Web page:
Written by:  Jennifer- Posted in: Dog Training- Nov 25, 2011 8 Comments

Dog Fights. We’ve all been there, and we all know the characters involved.

There’s the high-strung lady with a sweet-faced, poorly trained, mid-sized pure-bred who believes her darling can do no wrong. At any sign of a scuffle, high-strung lady’s nerves go into overdrive, and she instantly transforms the scene from dramedy to horror by playing the terrorized victim. She makes a lot of unhelpful noise from the sidelines.

There’s the big dude with the really big unfixed dude-dog who tells everyone to chill out, perches himself in prime viewing position, and in his holier-than-though way announces that everything will work itself out, even when things turn bloody.

And then, of course, there’s the angry one. This is the vigilante who, instead of helping to break up the fight, chases people around with a pitchfork blaming them for the aggression, the mess and the bad weather.

The truth is, dog fights happen, they can be dangerous, and it is the responsibility of every dog owner to know how to properly handle the situation. If your dog is involved in a fight, whether or not he is the aggressor, it is never okay to aggravate the situation by panicking, to sit back and do nothing, or to incite hostility with the other owner by allocating blame instead of acting.

The best way to be prepared for safely handling a dog fight is to be familiar with:
1) things you should never do,
2) the actions available to you for regaining control of the dogs, and
3) the situational variables that will determine what kind of action you need to take.

The Don’ts of Breaking Up a Dog Fight:

Dog trainer Ovidiu provides the following advice on what not to do when breaking up a dog fight:

- Do not panic or scream. Being agitated will only make the situation worse.
- Do not try to separate fighting dogs by putting yourself or your hand between them, or by grabbing the collar. Even if it is your dog who is acting aggressively and you think there is no way she would dare to bite you, you are wrong! While engaged in a fight, dogs will bite whatever is within their reach and placing your hand in the fight zone is extremely dangerous.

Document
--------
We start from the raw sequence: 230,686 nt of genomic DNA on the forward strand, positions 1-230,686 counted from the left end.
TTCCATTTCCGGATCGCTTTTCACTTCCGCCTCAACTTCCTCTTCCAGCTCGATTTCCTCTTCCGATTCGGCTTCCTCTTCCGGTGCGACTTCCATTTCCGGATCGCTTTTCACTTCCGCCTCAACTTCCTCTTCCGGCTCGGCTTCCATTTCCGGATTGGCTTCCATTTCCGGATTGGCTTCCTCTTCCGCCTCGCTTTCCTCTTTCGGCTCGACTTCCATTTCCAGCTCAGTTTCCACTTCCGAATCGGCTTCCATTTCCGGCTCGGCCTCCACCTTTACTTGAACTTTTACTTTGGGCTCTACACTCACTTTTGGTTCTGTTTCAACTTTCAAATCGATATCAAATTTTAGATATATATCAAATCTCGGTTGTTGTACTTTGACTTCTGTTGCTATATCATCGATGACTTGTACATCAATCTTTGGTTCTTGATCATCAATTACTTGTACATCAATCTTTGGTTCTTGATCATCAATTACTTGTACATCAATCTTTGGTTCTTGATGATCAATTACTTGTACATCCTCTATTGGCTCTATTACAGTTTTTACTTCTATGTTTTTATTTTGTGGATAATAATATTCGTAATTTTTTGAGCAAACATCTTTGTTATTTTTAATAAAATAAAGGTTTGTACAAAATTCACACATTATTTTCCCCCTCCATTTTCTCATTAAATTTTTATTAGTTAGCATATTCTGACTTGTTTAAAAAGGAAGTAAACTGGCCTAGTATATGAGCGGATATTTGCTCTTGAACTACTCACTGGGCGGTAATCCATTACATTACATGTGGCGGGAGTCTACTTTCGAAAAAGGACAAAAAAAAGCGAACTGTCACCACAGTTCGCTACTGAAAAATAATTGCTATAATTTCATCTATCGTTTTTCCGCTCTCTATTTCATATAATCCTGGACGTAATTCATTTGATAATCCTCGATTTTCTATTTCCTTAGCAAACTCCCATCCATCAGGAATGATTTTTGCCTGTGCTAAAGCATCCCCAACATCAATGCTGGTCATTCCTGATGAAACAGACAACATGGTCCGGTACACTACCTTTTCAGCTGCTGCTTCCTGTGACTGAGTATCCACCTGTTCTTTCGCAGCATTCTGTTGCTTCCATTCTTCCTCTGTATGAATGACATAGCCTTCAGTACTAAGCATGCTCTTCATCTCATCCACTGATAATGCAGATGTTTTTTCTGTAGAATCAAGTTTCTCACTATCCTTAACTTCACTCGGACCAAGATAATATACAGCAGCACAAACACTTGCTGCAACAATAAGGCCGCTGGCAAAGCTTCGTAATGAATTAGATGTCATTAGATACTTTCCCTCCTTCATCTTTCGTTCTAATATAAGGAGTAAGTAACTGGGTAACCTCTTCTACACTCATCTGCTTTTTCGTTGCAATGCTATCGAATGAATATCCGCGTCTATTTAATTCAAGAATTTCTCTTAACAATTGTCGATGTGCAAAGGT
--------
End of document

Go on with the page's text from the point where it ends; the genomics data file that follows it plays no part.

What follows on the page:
- If only one dog is the aggressor, do not act on the dog being attacked. The aggressive dog will continue to attack, but you have immobilized the other dog who can no longer defend himself. This is true especially with respect to picking up the dog in one’s arms. Not only are you immobilizing him, but you are placing your body in the fight zone.
- Do not run and hide. If your dog is involved, it is your responsibility to act.
- Do not focus on the other owner – focus on safely resolving the fight between the dogs before picking a human fight.
- If a dog is holding a bite on your dog, do not try to pull your dog from the other dog’s mouth. You will cause an even greater injury to your dog by tearing his flesh. Act on the aggressor dog to make him release his bite.

The Do’s of Breaking Up a Dog Fight

Ovidiu’s advice on the proper actions to take when breaking up a dog fight:

The actions a person should take to safely prevent or separate a dog fight, are described here in an order that is loosely applicable to ascending levels of aggression.

1) Use your voice and body language to regain control of your dog. This is usually appropriate before a fight actually starts, when the dogs are just posturing and displaying signs of aggression. Make a sudden noise to create a distraction; advance towards the dogs (but not in between them) and act tough in voice and posture; give your dog a warning nudge on his behind; if possible, do something unpleasant like spray water on the dogs.